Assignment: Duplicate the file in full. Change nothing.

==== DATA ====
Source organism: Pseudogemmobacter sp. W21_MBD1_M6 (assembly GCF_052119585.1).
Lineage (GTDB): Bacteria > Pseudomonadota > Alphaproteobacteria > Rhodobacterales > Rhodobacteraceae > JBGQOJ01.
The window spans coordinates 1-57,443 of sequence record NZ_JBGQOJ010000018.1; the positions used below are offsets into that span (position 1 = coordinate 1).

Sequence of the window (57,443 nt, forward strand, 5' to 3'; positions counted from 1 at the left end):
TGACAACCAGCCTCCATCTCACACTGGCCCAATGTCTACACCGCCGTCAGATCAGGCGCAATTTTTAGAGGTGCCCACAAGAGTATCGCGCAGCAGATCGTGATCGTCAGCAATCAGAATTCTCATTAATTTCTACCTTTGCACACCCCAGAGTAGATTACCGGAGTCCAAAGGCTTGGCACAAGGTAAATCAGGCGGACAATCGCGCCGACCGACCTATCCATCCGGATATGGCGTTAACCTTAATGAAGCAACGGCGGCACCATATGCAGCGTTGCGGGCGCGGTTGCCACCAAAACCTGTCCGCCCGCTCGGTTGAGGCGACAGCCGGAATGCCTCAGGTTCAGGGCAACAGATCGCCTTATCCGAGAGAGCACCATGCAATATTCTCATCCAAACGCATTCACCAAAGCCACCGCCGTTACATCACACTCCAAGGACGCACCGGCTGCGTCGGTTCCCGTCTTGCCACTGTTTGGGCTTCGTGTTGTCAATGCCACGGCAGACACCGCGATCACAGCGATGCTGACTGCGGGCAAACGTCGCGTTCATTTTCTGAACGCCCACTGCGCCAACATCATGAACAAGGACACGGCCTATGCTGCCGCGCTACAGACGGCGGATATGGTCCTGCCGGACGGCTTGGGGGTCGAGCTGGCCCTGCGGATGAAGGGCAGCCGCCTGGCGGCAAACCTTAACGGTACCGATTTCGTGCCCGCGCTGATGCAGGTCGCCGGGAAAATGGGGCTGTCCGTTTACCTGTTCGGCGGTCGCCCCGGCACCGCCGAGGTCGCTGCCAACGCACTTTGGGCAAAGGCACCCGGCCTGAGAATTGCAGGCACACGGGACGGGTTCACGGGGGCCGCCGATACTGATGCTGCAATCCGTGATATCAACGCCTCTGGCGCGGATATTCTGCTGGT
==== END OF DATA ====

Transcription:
Source organism: Pseudogemmobacter sp. W21_MBD1_M6 (assembly GCF_052119585.1).
Lineage (GTDB): Bacteria > Pseudomonadota > Alphaproteobacteria > Rhodobacterales > Rhodobacteraceae > JBGQOJ01.
The window spans coordinates 1-57,443 of sequence record NZ_JBGQOJ010000018.1; the positions used below are offsets into that span (position 1 = coordinate 1).

Sequence of the window (57,443 nt, forward strand, 5' to 3'; positions counted from 1 at the left end):
TGACAACCAGCCTCCATCTCACACTGGCCCAATGTCTACACCGCCGTCAGATCAGGCGCAATTTTTAGAGGTGCCCACAAGAGTATCGCGCAGCAGATCGTGATCGTCAGCAATCAGAATTCTCATTAATTTCTACCTTTGCACACCCCAGAGTAGATTACCGGAGTCCAAAGGCTTGGCACAAGGTAAATCAGGCGGACAATCGCGCCGACCGACCTATCCATCCGGATATGGCGTTAACCTTAATGAAGCAACGGCGGCACCATATGCAGCGTTGCGGGCGCGGTTGCCACCAAAACCTGTCCGCCCGCTCGGTTGAGGCGACAGCCGGAATGCCTCAGGTTCAGGGCAACAGATCGCCTTATCCGAGAGAGCACCATGCAATATTCTCATCCAAACGCATTCACCAAAGCCACCGCCGTTACATCACACTCCAAGGACGCACCGGCTGCGTCGGTTCCCGTCTTGCCACTGTTTGGGCTTCGTGTTGTCAATGCCACGGCAGACACCGCGATCACAGCGATGCTGACTGCGGGCAAACGTCGCGTTCATTTTCTGAACGCCCACTGCGCCAACATCATGAACAAGGACACGGCCTATGCTGCCGCGCTACAGACGGCGGATATGGTCCTGCCGGACGGCTTGGGGGTCGAGCTGGCCCTGCGGATGAAGGGCAGCCGCCTGGCGGCAAACCTTAACGGTACCGATTTCGTGCCCGCGCTGATGCAGGTCGCCGGGAAAATGGGGCTGTCCGTTTACCTGTTCGGCGGTCGCCCCGGCACCGCCGAGGTCGCTGCCAACGCACTTTGGGCAAAGGCACCCGGCCTGAGAATTGCAGGCACACGGGACGGGTTCACGGGGGCCGCCGATACTGATGCTGCAATCCGTGATATCAACGCCTCTGGCGCGGATATTCTGCTGGT